the SNAKE cannot come near, fleeing even the shadow that...
(pick up your copy of the book and turn to page 352 to finish
reading the definition :)
Posted: December 15, 2003.
Who Run With the Wolves, p.415
...the fruit tree, which in ancient times was called the Tree
of Life, Tree of Knowing, Tree of Life and Death, or Tree
of Knowledge. Unlike trees with needles or leaves, the fruit
tree is a tree of bountiful food--and not just food, for a
tree stores water in its fruit. Water, the primal fluid of
growth and continuance, is soaked up by the roots, which feed
the tree by capillary action--a network of billions of cell
plexuses too small to see--and water arrives in the fruit
and plumps it out into a beauteous thing.
of this, the fruit is considered to be invested with soul,
with a life force that develops from and contains some measure
of water, air, earth, food, and seed, which on top of it all
also tastes divine.
Posted: December 15, 2003.
Who Run With the Wolves, p.398
The flowering apple tree...symbolizes a beauteous aspect of
women, the side of our nature that has its roots sunk into
the world of the Wild Mother, where it is nurtured from below.
The tree is the archetypal symbol of individuation; it is
considered immortal, for its seeds will live on, its root
system shelters and revivifies, it is home to an entire food
chain of life. Like a woman, a tree also has its seasons and
its stages of growth; it has its winter, it has its spring.
Posted: December 15, 2003.
Little Giant Encyclopedia of Dream Symbols, p. 446-447
Protection; archetypal symbol for life (tree of life, tree
of the world, family tree) and for being human, rooted in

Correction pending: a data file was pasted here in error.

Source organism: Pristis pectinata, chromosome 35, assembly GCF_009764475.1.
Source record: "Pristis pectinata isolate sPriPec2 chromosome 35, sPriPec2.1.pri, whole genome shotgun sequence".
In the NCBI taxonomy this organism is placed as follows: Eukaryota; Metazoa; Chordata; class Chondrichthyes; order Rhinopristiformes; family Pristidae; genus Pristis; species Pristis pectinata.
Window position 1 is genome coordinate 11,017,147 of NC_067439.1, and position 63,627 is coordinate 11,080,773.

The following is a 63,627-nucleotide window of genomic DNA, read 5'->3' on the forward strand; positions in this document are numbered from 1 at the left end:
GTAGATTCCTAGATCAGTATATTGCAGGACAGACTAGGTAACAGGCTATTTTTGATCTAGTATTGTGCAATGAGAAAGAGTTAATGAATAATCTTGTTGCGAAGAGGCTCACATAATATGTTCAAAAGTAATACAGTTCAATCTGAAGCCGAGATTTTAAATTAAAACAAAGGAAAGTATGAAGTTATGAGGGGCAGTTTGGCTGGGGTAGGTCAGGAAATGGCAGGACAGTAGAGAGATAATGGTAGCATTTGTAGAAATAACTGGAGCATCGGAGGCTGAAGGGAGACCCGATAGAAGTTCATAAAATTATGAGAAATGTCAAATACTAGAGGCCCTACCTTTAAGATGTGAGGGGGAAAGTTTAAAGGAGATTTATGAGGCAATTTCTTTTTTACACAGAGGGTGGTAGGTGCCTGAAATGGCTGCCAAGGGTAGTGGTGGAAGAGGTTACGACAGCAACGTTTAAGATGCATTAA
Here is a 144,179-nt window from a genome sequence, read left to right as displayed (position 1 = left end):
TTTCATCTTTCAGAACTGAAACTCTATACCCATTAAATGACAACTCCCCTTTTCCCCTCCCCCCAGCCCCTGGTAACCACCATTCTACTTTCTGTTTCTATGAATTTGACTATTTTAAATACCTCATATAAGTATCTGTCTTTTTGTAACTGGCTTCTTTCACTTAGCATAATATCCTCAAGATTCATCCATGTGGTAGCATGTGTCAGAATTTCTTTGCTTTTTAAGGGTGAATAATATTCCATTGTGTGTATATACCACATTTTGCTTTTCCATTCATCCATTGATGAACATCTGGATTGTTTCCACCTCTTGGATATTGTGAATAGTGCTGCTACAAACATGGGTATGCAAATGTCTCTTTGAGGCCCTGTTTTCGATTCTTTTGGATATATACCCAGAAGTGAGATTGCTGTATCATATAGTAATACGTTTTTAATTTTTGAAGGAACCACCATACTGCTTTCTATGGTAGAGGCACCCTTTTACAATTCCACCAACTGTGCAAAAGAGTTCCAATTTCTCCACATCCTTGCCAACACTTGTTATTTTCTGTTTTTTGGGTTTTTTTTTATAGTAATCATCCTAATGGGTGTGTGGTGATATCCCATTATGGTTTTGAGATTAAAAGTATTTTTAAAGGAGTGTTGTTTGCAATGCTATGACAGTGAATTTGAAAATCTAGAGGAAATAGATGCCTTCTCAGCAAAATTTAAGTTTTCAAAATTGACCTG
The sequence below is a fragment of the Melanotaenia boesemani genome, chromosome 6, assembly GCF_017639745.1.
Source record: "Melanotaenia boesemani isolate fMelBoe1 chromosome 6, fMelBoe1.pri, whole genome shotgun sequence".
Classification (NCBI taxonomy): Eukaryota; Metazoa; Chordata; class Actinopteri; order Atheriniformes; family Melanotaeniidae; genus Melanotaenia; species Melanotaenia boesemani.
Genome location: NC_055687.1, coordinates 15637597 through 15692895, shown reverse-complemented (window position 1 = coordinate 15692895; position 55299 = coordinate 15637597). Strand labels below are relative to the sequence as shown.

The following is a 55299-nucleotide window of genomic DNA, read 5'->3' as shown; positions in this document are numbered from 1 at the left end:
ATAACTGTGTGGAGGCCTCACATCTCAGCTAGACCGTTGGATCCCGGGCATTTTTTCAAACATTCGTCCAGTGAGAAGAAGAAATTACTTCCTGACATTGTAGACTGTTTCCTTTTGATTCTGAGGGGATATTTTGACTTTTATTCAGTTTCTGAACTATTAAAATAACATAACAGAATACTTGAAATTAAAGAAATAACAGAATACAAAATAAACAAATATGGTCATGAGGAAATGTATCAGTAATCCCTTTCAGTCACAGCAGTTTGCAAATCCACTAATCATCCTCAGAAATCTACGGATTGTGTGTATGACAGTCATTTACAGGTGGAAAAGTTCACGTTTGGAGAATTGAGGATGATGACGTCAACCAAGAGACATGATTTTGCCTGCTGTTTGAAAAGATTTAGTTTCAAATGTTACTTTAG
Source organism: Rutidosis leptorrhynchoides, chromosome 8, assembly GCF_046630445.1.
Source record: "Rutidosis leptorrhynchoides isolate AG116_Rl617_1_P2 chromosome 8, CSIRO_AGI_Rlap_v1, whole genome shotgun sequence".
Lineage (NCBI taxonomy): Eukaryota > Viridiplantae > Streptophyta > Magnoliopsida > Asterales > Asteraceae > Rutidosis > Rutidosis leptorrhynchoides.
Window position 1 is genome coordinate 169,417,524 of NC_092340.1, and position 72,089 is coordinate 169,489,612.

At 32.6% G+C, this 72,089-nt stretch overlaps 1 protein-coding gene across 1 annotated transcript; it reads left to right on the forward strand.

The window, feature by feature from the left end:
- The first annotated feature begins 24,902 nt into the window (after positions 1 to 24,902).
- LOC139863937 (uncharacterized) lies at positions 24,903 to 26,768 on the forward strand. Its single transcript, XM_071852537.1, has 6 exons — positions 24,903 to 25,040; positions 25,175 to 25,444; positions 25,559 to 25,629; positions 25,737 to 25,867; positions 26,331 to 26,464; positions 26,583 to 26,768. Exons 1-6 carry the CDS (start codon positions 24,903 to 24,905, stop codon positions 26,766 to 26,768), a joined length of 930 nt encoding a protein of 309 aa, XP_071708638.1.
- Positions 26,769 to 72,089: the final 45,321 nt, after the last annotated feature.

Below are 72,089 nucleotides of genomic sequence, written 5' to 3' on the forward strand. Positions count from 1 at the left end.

the earth. The crown of the tree, like the head of a human
being, reaches for the sky. Part of two worlds--reality and
obligation (earth) and spirit and freedom (heaven). Personal
development and growth of the dreamer. Family situation across
several generations. Connected to nature, as in FIELD, EAR
(OF CORN), FARMER, FARM. Concern for the environment as well
as personal growth.
the tree grow FRUIT? In what season did the image appear?
What is the condition of the root system (base of the root
as a symbol for the soul), the TRUNK, and the CROWN? Where
is the tree and how does it stand--alone, in a small group,
in the forest, in a park?
to Freud, the tree trunk is a phallic symbol.
entries found in the encyclopedia: Tree (Blossoms on), Tree-of-life,
and Tree Trunk.
Posted: January 17, 2004.
Want to know more? Go out and pick up a copy of the book(s) quoted and expand your mind :) These are MY teachers, the people who teach me about symbolism :) I hope the supplied definitions help you understand the art found on this site.